Publisher of Eden Sun 



A. SNYDEIJ, Prop. 


Agent I'or 

Si. (Bioix £uinbet Bcmjmnij 


Ba^hic'c ^ah'ofa J^oan ^' S'mii 


Does a General Banking- Business, 



*Dmkr- in Qmmal Jitemhandik'. Baih J? aid for- Stock £^ §mm 


Edwin E.Sage 

Dakota Real Estate Boiiglit, Sold and 
li^xeltaiitied. Taxes Paid lor Non-Rosi- 
deiits. Sioux Falls, D. T. 



East "Watertown Hotel, 

Physician and Surgeon, 

Wm. McIxtyre, Prop. 



D. C. & W. R. THOMAS, 


Attorneys at Lav/, 

WALRATH&: Sheldon, Props. 






J. C. MuLHOLLAND, Prop. 





Temperance Billard Parlors 






Real Estate and Loan Ag't 






Attoroej's at Law, Real Estate & Loan AgectSj 



Clark County, D. T. 

M. G. COBB, 



Wm. Reed, Agent, 



F. W. HOYT, 


GiotliiBg and Kent's Furnisliiiig Goods, 




^^ I ■ fBH ^S ]>akota I 

Edwin E. Sage j^-r- 

]>akota Itoal KKtate Ifuii:>;Iit, Sold ami 
ued. Taxes Pai<l Jor Noii-Kei«i- 
. SIuiix Falls, I>. T. 




Fimvltare Dea 1ei% 


And Undortakcr. 
W A T E K T O W N. 




General Merchandise 

0. C. Johnson, Prop. 



Heiiitz & Hassinger, 


General Merchandise 

General Merchandise 



Cleveland & Green, 


General Merchandise 

Drugs, Books! Stationery 



Owsley Bros. & Co. 


General Merchandise 

Jiar^dmate ^ ola^m jlimhincUj 





JOHNSON & CARTFOUD, Proprietors. 

General Merchandise 






Jiardimm ^ c^mm Jllachinettj 





Harness and Saddlery, 

9vcal'§:>ta^■ecnv^ il'oan tlcjctib 



Edwin E.Sage 

Dakota Real Estate Boiiglit ifiiold and 
Kxcliani^ed. Taxes Paid lor Non-Res- 
deiits. Sioux Fails, I). T. 



] )ealer in 

Oalt Street, ^VATERTOAVN. 

O. E. DEWEY & CO, 


Paints, Oils, Patent Medicines, Crockery 
and Glassware. Gloves and Mitts in season. 
Maple St., opp . Depot, WATE RTO WN . 

C. C. WILEY & CO. 
Real Estate and Loan Agents, 






B .A. k: E rt ^, 


Dealer in Flour cf Feed, 




Lo.^iN AND Collection Agency, 



Dealer in General Hardware, Tinware, 

Stoves, Table and Pocket Cutlery. 

Farm Macliinerj-. 


J. W. ASK, 
Dealer in General Merchandise, 


Seielstad & Hansen, 

Dealers in Dry Goods, Notions, Hats, 
Caps, Boots, Shoos, Groceries, and Pro- 

VOLG 1. 


Wagon and Carriage Maker, 


Dealer in Grain & Farm Machinery 


Dealers in General Merchandise, 


Livery and Feed Barn, 



Dealers in General Merchandise, Flour, 
Feed, Carbon Oil and Apples. 

Stoneware in Car Lots a Specialty. 


piB I ■ ^B ^ l»:ikota K<>al IXaln Itn 

I" n\A/in r" ^^PIO"^ l':x»liaii-t'd. 'lax«'.*l»ai 
li^vJ VY II I kaa V^Ci^W deiilM. Siuiix Fallw, 1». 

l»:ikota K<>al IXaln Itoii^ht, Sold and 
i«l lor Noil ItoMi- 




Attorney at Law, 


Collections a Specialty. VOIiGA.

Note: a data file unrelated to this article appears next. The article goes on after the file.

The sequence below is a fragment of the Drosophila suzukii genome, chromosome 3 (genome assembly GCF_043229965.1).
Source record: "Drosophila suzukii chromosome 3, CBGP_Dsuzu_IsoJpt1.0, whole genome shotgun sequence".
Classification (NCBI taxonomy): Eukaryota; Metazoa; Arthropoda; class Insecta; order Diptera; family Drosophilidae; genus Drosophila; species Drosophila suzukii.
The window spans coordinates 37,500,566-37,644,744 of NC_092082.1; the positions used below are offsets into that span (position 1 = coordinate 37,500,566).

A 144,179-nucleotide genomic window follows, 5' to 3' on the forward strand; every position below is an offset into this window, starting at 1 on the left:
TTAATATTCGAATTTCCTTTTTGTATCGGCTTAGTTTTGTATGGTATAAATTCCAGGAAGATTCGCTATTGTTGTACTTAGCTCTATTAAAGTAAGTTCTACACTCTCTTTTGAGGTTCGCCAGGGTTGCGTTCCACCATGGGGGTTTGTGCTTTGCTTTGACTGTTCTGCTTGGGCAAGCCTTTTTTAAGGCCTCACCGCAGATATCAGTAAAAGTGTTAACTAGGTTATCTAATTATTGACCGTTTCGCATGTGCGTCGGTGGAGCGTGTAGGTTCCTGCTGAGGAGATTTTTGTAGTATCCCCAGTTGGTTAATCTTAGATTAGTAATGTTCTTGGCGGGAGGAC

T. H. 3Iaguire & Co. 


Hakdwake & Farm Machineky, 






1. P. Farrington, Prop. 







P. C. Ford, Proprietor, 





L. V. RICH, Proprietor. 

Geo. W. Browx, Editor and Proprietor 





Dealer in General Merchandise, 







Proprietor of Skandinavisk House, 






]\IiLLEH Wilson, Proprietor. 




Uakota Real Estate Uong-ht, Nold and 
Excliang'ed. Xaxes Paid lor IVon-Resi- 
dents. Nioitx Falls, 1>. X. 





and Dressmaking. Full Line of Fancy 

Goods, Trimmings, &c. Patterns of 

Latest Styles Furnished to Order. 


Dealer in Eveiything in the Farm Ma- 
chinery Line, Plows, Drags, Pumps, 
Wagons, Wind Mills, etc.. Hard and 
Soft Coal and Wood. 
Highest Market Price for Wheat. VOLGA. 


Manufacturer and Dealer in HARNESS, SADDLES, COLLARS, and aU Kinds of 

Horse Furnishing Goods. Repairmg Done Neatly. 












Blacksmith and Wagon Maker, 


Elk Point. 



HardTrare and General Merchandise 

Physician and Surgeon, 

Elk Point. 



S. W. KENT, 



Elk Point. 

Elk Point. 




Livery, Sale and Feed Stable 

Elk Point. 




Livery, Feed and Sale Stable 





l>akota Real Etiitate Koiislif, 5<ol4l :in<t 
Kx«"liaiis«Ml. Xiixew ■"aid for .'>i«m- 
l£fNi(l4'iil!». Nioiix I-^Jills, IKikotsi. 



Elk Point. 


Elk Point. 


Ciirpenter and Builder, 



Drugs and Medicines 






Carpenter and Builder, 



Proprietor of Dakota Flouring Mills. 




Dealer in Hardware, 

stoves, Iron, Steel, Tin and Wooden Ware, 

Wagons, Reapers, Mowers, Seeders, &c. 



Druggist & Apothecary, 



Proprietors of the 


Dealer in 

Jl^timiiur^ul (JmplemenU, 

Well Augurs and Wini Engines, 


Prop. Campbell House, 



Dealer in 





Wholesale and Retail 



And Aj^'ricultural Implements, 


Dealer in 

Harness, Saddles, Whips